Whistles in Africa

by Sydney Kahl / Feb 10, 2013 /

When I was eleven years old, my grandmother took me to Africa. She had read a biography about Teddy Roosevelt and what an impression a trip down the Nile with his father had made on him. She took each of her three grandchildren on an adventuresome trip. We decided to visit the southern countries in Africa: including South Africa, Botswana, Namibia, and Zimbabwe. We toured many famous locations such as Victoria Falls, one of the natural wonders of the world, and saw the stereotypical large African animals. However, those weren’t the major reasons the trip was meaningful to me. It was the natives that made the journey unforgettable. The atmosphere their personalities created were unlike anything I had experienced in the United States. Especially the children, as their spirit towards accepting my gifts impacted my life just as much, as it did theirs - if not more.

 

Before leaving the United States, I had been told to bring small gifts for kids in school. I decided to bring plastic lips whistles in bright primary colors - red, yellow, and blue. The lips fit over human lips and there was a hole to blow through to make a whistling sound.  

 

While riding in our jeep with a guide, toward a small town in Botswana, we saw women walking down a dirt path without shoes carrying giant jugs of water on their heads. The women turned to watch us foreigners go by. When we arrived at the village school, I noticed it was run-down, with no windows, and just an opening in the wall for the entrance. Only a few children had writing utensils, and like the women, few had shoes, or clothes that fit properly, even though it was cold enough that I wore fleece. The school was dark and smelly inside; the desks in some cases were sheets of plywood held together by a couple of nails.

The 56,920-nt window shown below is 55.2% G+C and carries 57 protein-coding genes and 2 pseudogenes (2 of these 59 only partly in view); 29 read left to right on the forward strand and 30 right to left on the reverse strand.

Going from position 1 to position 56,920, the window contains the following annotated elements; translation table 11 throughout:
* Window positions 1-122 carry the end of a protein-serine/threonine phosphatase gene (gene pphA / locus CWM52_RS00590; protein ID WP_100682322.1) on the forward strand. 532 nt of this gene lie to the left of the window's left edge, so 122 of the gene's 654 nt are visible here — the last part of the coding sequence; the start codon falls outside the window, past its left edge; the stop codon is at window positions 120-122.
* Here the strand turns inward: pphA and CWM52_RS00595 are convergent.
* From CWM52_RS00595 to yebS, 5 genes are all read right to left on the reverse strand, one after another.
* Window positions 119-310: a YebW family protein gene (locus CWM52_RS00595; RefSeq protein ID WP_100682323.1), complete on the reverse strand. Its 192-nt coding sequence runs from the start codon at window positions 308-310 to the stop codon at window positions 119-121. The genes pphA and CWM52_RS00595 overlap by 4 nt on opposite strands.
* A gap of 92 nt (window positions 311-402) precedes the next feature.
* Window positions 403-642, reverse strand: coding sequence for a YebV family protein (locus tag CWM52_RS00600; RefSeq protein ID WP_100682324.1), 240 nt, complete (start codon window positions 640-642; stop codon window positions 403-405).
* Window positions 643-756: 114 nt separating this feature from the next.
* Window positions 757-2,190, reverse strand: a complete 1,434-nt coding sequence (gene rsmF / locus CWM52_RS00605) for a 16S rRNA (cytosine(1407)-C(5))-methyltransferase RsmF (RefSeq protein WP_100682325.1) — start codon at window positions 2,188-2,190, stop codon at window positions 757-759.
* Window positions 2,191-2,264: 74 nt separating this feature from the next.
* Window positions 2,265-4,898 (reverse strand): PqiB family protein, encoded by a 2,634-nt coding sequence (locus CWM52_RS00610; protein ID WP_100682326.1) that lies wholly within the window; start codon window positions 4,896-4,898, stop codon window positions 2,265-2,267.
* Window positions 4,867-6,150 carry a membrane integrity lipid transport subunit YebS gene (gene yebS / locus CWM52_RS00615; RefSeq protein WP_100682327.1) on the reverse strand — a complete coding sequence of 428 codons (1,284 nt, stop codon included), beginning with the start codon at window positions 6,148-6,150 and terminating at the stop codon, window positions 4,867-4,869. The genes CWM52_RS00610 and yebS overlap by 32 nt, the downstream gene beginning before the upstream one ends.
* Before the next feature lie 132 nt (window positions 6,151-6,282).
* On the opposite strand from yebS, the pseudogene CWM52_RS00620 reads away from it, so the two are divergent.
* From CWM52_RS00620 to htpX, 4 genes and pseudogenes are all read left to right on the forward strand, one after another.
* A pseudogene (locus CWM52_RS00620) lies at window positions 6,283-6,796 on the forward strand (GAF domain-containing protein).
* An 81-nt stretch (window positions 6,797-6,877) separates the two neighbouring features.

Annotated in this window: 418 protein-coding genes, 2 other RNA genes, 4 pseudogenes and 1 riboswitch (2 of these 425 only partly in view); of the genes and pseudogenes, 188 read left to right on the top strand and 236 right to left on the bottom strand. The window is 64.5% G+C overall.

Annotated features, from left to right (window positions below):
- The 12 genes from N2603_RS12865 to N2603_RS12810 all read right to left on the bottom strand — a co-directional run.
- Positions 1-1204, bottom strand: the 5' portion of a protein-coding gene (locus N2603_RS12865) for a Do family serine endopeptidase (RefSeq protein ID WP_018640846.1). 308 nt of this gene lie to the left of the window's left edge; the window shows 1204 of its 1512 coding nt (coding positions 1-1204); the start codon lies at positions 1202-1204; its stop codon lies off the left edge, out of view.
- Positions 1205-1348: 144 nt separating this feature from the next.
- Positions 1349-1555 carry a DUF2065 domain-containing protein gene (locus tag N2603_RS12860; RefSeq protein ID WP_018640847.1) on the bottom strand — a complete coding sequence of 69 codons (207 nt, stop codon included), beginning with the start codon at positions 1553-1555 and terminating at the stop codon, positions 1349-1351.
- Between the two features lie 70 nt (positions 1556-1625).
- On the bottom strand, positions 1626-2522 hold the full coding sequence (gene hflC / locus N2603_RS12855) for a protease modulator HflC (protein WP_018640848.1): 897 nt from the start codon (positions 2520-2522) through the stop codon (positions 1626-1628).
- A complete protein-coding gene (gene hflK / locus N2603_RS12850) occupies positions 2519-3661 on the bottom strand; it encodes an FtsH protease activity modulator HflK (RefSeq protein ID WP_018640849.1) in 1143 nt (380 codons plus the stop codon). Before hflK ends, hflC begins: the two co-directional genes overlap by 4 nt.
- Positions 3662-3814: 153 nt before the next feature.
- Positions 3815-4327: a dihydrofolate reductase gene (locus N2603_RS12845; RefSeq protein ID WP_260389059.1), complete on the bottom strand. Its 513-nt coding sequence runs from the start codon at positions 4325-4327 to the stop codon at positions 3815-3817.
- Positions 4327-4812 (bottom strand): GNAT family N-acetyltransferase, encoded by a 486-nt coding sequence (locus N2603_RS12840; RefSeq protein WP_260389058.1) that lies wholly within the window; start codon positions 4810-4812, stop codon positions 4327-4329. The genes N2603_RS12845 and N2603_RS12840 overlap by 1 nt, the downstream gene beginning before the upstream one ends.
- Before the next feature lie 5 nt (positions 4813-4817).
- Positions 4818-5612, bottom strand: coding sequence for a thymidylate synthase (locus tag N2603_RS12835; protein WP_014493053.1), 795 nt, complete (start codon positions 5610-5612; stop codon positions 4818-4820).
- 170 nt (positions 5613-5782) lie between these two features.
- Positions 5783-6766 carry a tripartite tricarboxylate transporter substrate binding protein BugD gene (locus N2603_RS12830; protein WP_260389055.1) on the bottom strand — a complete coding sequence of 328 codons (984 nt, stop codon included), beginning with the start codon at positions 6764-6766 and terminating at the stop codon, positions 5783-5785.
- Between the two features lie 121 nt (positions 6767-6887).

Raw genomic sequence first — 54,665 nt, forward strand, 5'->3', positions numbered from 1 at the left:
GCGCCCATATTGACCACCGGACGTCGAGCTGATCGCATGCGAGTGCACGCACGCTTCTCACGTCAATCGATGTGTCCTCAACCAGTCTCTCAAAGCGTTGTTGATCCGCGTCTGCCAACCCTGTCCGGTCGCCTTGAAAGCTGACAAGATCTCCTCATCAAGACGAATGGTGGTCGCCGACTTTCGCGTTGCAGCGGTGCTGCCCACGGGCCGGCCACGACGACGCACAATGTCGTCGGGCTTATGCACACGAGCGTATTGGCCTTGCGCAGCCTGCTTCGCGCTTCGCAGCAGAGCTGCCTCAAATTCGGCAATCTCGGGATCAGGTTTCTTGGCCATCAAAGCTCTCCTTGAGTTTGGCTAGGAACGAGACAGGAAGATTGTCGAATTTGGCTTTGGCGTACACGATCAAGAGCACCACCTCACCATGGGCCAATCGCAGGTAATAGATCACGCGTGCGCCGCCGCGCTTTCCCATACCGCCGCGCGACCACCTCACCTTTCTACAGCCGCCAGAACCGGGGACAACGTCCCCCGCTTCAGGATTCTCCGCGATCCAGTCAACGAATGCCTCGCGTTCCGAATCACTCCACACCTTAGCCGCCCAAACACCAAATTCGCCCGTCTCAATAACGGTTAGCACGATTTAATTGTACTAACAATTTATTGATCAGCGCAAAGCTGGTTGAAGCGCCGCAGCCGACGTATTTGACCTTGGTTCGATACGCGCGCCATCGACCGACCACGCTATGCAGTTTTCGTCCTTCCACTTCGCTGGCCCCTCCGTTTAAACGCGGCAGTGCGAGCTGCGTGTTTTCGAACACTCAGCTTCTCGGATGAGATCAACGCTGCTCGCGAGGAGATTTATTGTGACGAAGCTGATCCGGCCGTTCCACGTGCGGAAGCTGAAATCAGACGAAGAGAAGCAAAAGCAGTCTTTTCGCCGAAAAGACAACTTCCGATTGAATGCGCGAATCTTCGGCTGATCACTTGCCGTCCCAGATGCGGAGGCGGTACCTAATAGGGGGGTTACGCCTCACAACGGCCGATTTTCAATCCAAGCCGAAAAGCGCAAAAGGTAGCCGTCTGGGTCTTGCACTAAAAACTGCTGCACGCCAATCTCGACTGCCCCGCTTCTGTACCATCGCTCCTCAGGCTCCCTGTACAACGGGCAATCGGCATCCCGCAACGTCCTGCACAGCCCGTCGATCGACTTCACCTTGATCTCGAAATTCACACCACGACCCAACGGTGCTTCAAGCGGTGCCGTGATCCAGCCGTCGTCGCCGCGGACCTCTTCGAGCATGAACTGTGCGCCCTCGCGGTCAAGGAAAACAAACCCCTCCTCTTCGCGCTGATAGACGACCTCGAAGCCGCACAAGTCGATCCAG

When it came time to visit with the children, I pulled out a whistle to demonstrate how they worked. The children swarmed me when they saw my bag of whistles, reaching their hands out to try one. Their faces lit up with smiles and colorful lips. At the end of the day, I saw the children walking home, showing off their whistles to sisters, brothers, and friends. I wished I had brought more.

 

Handing Out Whistles to Eager Children

Handing Out Whistles to Eager Children

 

The next morning from our camp, we saw flames and smoke not too far away, and decided it was no longer safe to stay. So, we boarded our jeep to seek refuge in the small village with the school we had visited the day before. Before we reached the town, the children heard the jeep and came running to meet us. To my surprise, all the children lined the road blowing their whistles, laughing, and chasing the jeep. I smiled and waved back. This image is one of the most vivid from my trip.  Seeing the kids so happy with this simple toy made me happy. Those whistles are the best gift I have ever given. 

 

 

 

 

Sydney Kahl is a member of the Youth Travel Blogging Mentorship Program.

 

Photo courtesy and copyright Sydney Kahl